Winning an architecture competition as a couple

Alejandro Cuadro and Romina Magnini were unanimously selected by the Bauhaus Campus 2021 jury as the competition winners. Their project showed a deep level of understanding of how such a building could impact a city, and their project was seen as a mature, realistic, yet ambitious solution to a challenging brief.

Wanting to learn more about the couple and their design process, we had the opportunity to talk with them and ask them some questions that shed some light on how they manage to produce their winning design.

When asked about their motivation to participate in the competition in the first place, Alejandro and Romina revealed that they are not just teammates, but also a couple in their private lives, and that this competition was actually their way of testing if they could also work together at a professional level.

The truth is architecture is one of those few careers where it isn’t rare to see married couples working together. History is full of successful examples, such as Ray and Charles Eams, Alison and Peter Smithson, Enric Miralles and his two wives, Carme Pinós and Benedetta Tagliabue or Liz Diller and Ricardo Scofidio. All of them romantic couples who reached incredible professional success and recognition, together.

The couple started looking for competitions to test themselves, and eventually found the call for the Bauhaus Campus 2021 which caught their eye.

When they first started working on the project, they asked themselves this question: How can we create the “new” Bauhaus and not just a revival of the “old” one? Their answer was to find inspiration in some exemplar buildings and architects of the past, but combine them into something new and unique that had their own signature imprinted on it. Keeping an industrial image seemed appropriate for a Bauhaus-related brief, so they found inspiration in some of the works from masters of high-tech architecture such as Rezo Piano, Richard Rogers or Norman Foster, but also in other figures such as Will Bruder or national architect Garcia Pardo and engineer Eladio Dieste, who’s building “El Pilar” led Alejandro and Romina to designing a radical structural solution for their building that the jury didn’t hesitate to applaud.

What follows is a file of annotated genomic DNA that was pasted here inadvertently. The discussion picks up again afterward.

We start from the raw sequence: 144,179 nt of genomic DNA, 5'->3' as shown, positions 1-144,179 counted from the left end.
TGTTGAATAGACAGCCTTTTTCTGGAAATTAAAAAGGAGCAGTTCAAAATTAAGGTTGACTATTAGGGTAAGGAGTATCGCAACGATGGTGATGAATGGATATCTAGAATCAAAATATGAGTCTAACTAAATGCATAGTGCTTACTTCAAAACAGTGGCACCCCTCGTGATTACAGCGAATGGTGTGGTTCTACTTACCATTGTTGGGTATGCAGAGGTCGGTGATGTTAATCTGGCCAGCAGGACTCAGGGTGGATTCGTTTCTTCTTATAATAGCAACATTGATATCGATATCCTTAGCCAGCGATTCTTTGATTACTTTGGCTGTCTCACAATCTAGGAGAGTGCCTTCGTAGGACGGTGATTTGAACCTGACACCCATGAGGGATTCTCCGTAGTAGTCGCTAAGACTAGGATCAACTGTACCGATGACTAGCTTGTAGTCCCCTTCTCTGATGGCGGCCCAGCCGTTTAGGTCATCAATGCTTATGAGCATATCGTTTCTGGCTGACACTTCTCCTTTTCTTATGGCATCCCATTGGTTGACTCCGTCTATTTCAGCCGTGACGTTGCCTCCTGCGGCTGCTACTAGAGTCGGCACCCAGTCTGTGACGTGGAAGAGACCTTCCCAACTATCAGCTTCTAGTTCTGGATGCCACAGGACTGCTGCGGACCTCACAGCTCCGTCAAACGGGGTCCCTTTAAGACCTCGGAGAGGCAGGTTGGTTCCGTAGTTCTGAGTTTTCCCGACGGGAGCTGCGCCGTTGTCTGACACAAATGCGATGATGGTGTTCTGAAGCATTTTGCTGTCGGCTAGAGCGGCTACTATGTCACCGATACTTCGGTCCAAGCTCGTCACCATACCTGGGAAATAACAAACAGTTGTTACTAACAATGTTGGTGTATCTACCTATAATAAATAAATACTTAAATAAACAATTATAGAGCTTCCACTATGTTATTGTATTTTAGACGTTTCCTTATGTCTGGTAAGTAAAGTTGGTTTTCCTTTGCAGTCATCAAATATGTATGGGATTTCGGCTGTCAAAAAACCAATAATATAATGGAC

Alejandro and Romina knew they wanted their project to add value not only to the people inside the campus, but also to the city. They designed a single building capable of creating a long-lasting memorable image from the outside, but flexible enough on the inside, so that the interior spaces could adapt and evolve together with the people using them. So far they were making good progress, but both having a strong background in urban design it didn’t seem like the campus was doing quite enough for the community as it was. That’s when they started looking outside of the boundaries of the proposed site. The old Bauhaus building by Walter Gropius was on the other side of the train tracks, and sitting right next the proposed site was an abandoned lot with a relatively high brick building, which was the only reminder of the site’s old industrial history.

Extending their project beyond the proposed area could mean getting disqualified right away, but not doing so could also mean missing on a great opportunity to have a meaningful impact in Dessau at an urban and social scale. They evaluated the pros and cons and decided to take the risk. After all, if you only looked at their project within the proposed site boundaries everything made sense, and their ideas beyond those boundaries were only adding value, without compromising the project. As it turns out the jury agreed with them!

Alejandro and Romina had worked together before as part of larger groups, but never the two of them alone, so they didn’t quite know how to go about it. They worked on most of the project together, even modeled the 3D file, where most of the presentation came out from, in tandem, and only divided the work a little bit towards the end, when Romina took on the rendering and Alejandro the postproduction. The truth is there is no magic recipe for architects working in teams, let alone couples, but this seems to have worked for them.

Of course, winning the competition helps make everything look brighter, but they both agree that regardless of the result their personal experience was a success. As Alejandro said himself during out interview “Even when you think you are a good student you always wonder, will I be a good architect?”. By participating in this competition, they were not only reassured of their capabilities as future architects, but also found that they could work very well together.

Who knows the future path this couple will decide to follow, or if Alejandro and Romina could be next on the list of architect couples sharing both their personal and professional lives… but one thing is for sure, we’ll definitely be keeping an eye on their future work!